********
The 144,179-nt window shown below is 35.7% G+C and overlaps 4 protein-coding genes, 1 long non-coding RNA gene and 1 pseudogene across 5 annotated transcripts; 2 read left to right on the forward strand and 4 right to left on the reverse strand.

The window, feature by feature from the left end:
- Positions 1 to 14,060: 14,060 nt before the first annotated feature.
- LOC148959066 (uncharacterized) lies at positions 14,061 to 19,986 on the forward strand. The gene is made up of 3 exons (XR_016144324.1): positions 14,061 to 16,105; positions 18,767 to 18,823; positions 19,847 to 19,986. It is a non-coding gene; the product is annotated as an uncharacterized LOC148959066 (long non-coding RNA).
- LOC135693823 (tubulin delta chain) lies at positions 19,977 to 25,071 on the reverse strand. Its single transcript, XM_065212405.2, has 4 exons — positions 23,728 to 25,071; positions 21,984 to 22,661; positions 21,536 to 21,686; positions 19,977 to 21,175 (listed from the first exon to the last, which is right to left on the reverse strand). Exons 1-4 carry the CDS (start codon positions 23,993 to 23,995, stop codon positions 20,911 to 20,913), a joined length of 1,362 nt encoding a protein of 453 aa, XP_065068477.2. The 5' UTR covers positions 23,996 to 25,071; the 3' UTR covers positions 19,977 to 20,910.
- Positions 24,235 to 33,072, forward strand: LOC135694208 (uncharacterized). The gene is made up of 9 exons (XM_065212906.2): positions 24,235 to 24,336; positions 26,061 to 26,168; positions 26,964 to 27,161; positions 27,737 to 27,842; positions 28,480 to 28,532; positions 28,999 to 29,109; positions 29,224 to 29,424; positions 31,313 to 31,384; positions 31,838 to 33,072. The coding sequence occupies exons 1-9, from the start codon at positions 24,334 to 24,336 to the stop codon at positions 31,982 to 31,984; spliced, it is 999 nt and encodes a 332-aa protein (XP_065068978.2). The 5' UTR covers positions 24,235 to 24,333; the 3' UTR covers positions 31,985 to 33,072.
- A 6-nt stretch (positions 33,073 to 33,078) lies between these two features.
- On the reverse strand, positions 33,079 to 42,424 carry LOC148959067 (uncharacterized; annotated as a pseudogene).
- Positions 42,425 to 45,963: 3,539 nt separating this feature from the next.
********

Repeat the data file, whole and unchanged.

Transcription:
The 144,179-nt window shown below is 35.7% G+C and overlaps 4 protein-coding genes, 1 long non-coding RNA gene and 1 pseudogene across 5 annotated transcripts; 2 read left to right on the forward strand and 4 right to left on the reverse strand.

The window, feature by feature from the left end:
- Positions 1 to 14,060: 14,060 nt before the first annotated feature.
- LOC148959066 (uncharacterized) lies at positions 14,061 to 19,986 on the forward strand. The gene is made up of 3 exons (XR_016144324.1): positions 14,061 to 16,105; positions 18,767 to 18,823; positions 19,847 to 19,986. It is a non-coding gene; the product is annotated as an uncharacterized LOC148959066 (long non-coding RNA).
- LOC135693823 (tubulin delta chain) lies at positions 19,977 to 25,071 on the reverse strand. Its single transcript, XM_065212405.2, has 4 exons — positions 23,728 to 25,071; positions 21,984 to 22,661; positions 21,536 to 21,686; positions 19,977 to 21,175 (listed from the first exon to the last, which is right to left on the reverse strand). Exons 1-4 carry the CDS (start codon positions 23,993 to 23,995, stop codon positions 20,911 to 20,913), a joined length of 1,362 nt encoding a protein of 453 aa, XP_065068477.2. The 5' UTR covers positions 23,996 to 25,071; the 3' UTR covers positions 19,977 to 20,910.
- Positions 24,235 to 33,072, forward strand: LOC135694208 (uncharacterized). The gene is made up of 9 exons (XM_065212906.2): positions 24,235 to 24,336; positions 26,061 to 26,168; positions 26,964 to 27,161; positions 27,737 to 27,842; positions 28,480 to 28,532; positions 28,999 to 29,109; positions 29,224 to 29,424; positions 31,313 to 31,384; positions 31,838 to 33,072. The coding sequence occupies exons 1-9, from the start codon at positions 24,334 to 24,336 to the stop codon at positions 31,982 to 31,984; spliced, it is 999 nt and encodes a 332-aa protein (XP_065068978.2). The 5' UTR covers positions 24,235 to 24,333; the 3' UTR covers positions 31,985 to 33,072.
- A 6-nt stretch (positions 33,073 to 33,078) lies between these two features.
- On the reverse strand, positions 33,079 to 42,424 carry LOC148959067 (uncharacterized; annotated as a pseudogene).
- Positions 42,425 to 45,963: 3,539 nt separating this feature from the next.